RainforestRobin said...

I really like this question and your openness to other beliefs and religions is very heartening...and touching. The world needs open minds and hearts, now more than ever. Bless you for that. I am proud of you. It allows me to "be" here in this space with you.

My church would be wild and remote Nature. Quiet still time alone in Nature, talking "with" nature and more importantly listening to the collective voice of Nature(and sometimes the individual voices such as a particular tree or plant or animal...or water or sky). It's not that Nature is my God; it's that I hear the voice of my creator, of love, of the divine more clearly through and with Nature. I find the clearest reflection of my deepest soul in Nature. Nature sought me out and spoke to me. I learned to listen.

As to my prayers being answered, I guess they always are because my deepest need is to be loved. I don't just mean by friends and family...that too (that is a precious gift). What I really mean is that no matter the condition or challenging events of my life....what is vitally important or necessary for me (to feel that my prayers are answered) is to feel that I am "in love" in the literal sense. By that I mean that I exist in a state of love, that I feel love coming into me and back out of me, and even around me everyday. I find that the more I give thanks for EVERY SINGLE THING, the more I forgive myself for my human failings the more I am loved and "in love". And I don't write this from a place of someone who has not known deep suffering. I have. For me prayer is not only active and sometimes directed toward a specific need or outcome, but it is MUCH more a state of being in love "with" the Divine, the mystery, the eternal, the unknown, the creator, all of life. It's a letting go and trusting that there is something more, something that loves me so deeply that it is moved by even a single tear.

Thank you for inspiring me.

SoulandSubstance said...

Thanks, Robin. What you said reminds me, somehow, of one of my favorite scripture passages:
For the LORD does not see as man sees; for man looks at the outward appearance, but the LORD looks at the heart. [1 Samuel 16:7b]
-Thank you.

Channelofhealing said...
This comment has been removed by the author.
Channelofhealing said...

Hi, great post, the whole of my life is an answered prayer.that am alive today is an answered Prayer, I have experienced answers to Prayer most times in my prayer life like you rightly put most times in life when you pray God answers in His own time.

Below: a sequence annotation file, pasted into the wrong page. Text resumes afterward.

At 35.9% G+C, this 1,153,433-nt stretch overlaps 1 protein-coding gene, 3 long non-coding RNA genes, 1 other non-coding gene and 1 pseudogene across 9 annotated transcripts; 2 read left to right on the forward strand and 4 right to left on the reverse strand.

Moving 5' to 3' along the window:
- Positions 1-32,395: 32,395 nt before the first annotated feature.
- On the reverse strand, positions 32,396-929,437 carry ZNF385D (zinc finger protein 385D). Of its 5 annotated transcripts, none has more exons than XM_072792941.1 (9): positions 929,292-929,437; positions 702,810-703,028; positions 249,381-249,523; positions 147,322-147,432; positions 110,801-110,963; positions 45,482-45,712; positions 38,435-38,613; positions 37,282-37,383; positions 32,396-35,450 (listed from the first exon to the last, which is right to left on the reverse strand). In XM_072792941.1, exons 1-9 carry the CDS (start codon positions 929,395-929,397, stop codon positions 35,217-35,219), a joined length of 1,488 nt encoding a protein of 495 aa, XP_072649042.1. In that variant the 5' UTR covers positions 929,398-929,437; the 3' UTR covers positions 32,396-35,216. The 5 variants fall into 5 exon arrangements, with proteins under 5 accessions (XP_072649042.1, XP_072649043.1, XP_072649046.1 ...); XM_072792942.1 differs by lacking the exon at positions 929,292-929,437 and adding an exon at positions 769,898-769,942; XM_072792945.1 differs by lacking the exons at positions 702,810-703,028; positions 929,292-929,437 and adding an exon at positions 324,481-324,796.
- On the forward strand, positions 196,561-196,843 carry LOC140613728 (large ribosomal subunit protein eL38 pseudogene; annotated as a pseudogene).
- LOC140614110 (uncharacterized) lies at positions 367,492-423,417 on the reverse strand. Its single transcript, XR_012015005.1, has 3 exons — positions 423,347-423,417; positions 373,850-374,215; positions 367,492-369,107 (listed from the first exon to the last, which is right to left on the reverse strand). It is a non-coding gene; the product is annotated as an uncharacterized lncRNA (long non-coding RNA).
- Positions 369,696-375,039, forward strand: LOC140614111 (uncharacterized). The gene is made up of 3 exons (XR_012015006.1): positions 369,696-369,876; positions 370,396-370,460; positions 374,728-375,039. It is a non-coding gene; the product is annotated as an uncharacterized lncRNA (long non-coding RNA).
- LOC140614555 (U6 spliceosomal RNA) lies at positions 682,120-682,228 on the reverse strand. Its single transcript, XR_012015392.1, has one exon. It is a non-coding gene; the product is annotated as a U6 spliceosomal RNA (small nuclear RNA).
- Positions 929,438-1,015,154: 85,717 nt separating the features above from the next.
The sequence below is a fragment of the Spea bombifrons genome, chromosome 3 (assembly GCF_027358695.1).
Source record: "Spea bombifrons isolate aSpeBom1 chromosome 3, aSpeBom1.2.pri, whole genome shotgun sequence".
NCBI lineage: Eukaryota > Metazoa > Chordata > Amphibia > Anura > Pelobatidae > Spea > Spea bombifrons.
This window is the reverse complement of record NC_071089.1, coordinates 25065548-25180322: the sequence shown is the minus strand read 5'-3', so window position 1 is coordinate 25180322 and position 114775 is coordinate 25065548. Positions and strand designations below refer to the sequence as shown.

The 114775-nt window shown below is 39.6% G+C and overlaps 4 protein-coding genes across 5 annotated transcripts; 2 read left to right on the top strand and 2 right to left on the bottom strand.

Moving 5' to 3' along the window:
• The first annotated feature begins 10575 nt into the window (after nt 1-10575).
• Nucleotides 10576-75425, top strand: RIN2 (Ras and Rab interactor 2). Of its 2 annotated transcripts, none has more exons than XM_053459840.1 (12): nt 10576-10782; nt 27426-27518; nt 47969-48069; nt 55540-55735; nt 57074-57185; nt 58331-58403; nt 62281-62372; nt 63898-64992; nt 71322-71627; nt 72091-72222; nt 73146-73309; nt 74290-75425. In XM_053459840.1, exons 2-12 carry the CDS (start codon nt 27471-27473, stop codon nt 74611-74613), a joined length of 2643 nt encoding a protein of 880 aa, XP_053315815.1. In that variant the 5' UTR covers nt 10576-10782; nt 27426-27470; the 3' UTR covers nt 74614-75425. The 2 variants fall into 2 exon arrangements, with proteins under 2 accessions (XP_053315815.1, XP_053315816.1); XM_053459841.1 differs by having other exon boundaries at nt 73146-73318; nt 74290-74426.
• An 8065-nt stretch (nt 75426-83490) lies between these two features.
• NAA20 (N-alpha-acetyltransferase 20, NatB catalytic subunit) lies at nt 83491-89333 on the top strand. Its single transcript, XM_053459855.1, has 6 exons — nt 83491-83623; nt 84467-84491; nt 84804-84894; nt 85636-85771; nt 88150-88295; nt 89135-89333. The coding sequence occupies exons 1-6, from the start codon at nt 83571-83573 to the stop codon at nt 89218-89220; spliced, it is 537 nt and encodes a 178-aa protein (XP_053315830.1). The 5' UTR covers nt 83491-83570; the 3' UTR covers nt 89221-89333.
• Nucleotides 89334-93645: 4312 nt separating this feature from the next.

sometimes immediately, somtimes later all that matters is, are you ready to wait for God to answer you?

thanks for the post.

BTW you can visit my blog and see the posts on prayer/testimonies/healing for you to know why I said my life is about prayer and God answers to them.

Godbless you in Jesus Mighty Name AMen.

Danny Lowe said...

"What many fail to realize is that an anwer to prayer can be "No,""


Anyways, quick prayer story:
After Hurricane Katrina, I went with a group from my church to New Orleans to do relief work. We helped some pastor from I believe Iowa to set up a tent to distribute food and clothes. Someone from our church warned that the heat was going to spoil some supplies we just got. Os this pastor grabbed me and another guy and said, "we need to find some ice"
This old coot had no idea what he was doing. We got so lost, almost ran out of gas. All the while he is muttering stuff like he is whining to God about ice and gas and all sorts of stuff. Like we weren't even in the car.

Suddenly we took a wrong turn down this road and ended up on a dock met by two big guys with shotguns. They asked if they could "help" us in this "what the heck are you guys doing here" kind of tone. This crazy old coot of a pastor piped up and said "Yeah, you could give us some ice".

It seemed a little tense for a couple minutes and one of them walked away. He came back with a pallet stacked 5 feet tall full of bagged ice. Then they gave us some gas. No questions asked. The old coot said "Thank you" and we took off to aimlessly search for our camp.

SoulandSubstance said...

What a great story. Hearing about this old pastor reminds me of something I have always found interesting about many of the "Bible heroes." They took their complaints (whining, if you will) directly to God and God honored their honesty. Take a look at Elijah (see 1 Kings 19). He had just showed the 300 prophets of Baal how powerful the God of Israel was by calling down fire from heaven. Then the queen (Jezebel) threatens his life and he goes running into the wilderness, like a scared rabbit; exhausts himself; and then goes whining to God that God won't even stand up for Himself and that he (Elijah) is the only one left who cares. Does God chastise him for his self-righteous arrogance?--No-- He just sends an angel to give Elijah something to eat. I think that's pretty neat.